The purpose of this case study is to conduct research on the impacts of the University of North Georgia’s (UNG) Blue Ridge Scholars (BRS) program offered on the UNG Blue Ridge campus in Fannin County, Georgia. The UNG Blue Ridge campus, one of five campuses that comprise the entire UNG institution, provides college courses for the first and second years of study only. Fannin County is located in the most northern service area of the university. The location is significant due to the purposeful selection of a north Georgia area in the Appalachian region that had no post-secondary institution for local students to attend; thereby the creation of the Blue Ridge campus was incentivized to increase the opportunity for rural students to begin their collegiate education. The Appalachian region, including Fannin County, Georgia, constitutes culture and community to be celebrated, yet demographics continue to show low college completion rates. The BRS program was created with the intention to identify students at risk of not completing college. Being a first-generation college student, having lower test scores, and holding a job are some of the recognized factors for risk of leaving college. The UNG BRS program provides additional advising, academic support, and student engagement by service-learning activities to increase retention, reduce barriers and provide a pathway for students to continue their post-secondary education at a four-year campus. Findings were centered on transitions from high school to college, and from a small college campus to a larger, four-year campus, and show positive results stemming from participating in the BRS program.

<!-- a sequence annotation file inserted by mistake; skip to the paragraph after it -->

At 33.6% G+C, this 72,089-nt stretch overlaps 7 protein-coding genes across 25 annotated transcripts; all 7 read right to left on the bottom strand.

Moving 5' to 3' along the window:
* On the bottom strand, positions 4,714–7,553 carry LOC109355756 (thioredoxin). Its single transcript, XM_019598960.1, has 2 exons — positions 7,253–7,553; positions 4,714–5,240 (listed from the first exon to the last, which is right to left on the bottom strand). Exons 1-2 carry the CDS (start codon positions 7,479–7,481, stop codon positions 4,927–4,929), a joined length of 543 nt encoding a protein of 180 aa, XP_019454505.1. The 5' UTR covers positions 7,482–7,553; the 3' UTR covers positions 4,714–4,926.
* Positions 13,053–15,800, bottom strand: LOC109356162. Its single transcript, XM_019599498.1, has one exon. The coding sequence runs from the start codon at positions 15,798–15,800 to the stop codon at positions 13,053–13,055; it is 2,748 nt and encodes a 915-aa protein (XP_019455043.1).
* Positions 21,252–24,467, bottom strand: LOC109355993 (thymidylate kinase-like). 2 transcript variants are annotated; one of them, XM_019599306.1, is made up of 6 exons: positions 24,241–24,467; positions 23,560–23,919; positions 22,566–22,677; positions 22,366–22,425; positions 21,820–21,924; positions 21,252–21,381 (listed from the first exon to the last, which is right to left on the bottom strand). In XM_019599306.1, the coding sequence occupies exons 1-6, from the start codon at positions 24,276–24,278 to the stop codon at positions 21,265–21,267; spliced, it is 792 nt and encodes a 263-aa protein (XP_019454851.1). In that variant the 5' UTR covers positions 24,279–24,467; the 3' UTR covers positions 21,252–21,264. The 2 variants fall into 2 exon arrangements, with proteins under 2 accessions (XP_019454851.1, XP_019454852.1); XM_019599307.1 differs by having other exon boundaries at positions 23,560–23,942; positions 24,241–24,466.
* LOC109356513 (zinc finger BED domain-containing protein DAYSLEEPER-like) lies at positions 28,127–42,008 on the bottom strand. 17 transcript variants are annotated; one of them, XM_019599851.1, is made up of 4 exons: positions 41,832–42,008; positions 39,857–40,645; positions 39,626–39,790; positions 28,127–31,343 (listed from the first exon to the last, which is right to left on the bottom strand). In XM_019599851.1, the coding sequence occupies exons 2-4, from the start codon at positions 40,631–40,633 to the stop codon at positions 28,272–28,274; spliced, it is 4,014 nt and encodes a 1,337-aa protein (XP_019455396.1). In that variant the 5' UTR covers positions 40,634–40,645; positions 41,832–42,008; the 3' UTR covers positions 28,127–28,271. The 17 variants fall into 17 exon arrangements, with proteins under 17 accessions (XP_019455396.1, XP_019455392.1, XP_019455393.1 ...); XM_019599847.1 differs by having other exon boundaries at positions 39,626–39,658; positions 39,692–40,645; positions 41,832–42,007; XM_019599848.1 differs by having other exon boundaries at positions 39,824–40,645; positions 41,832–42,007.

Sheri Hardee, Donna Gessell, Adam Jordan
- Date submitted
19 July 2022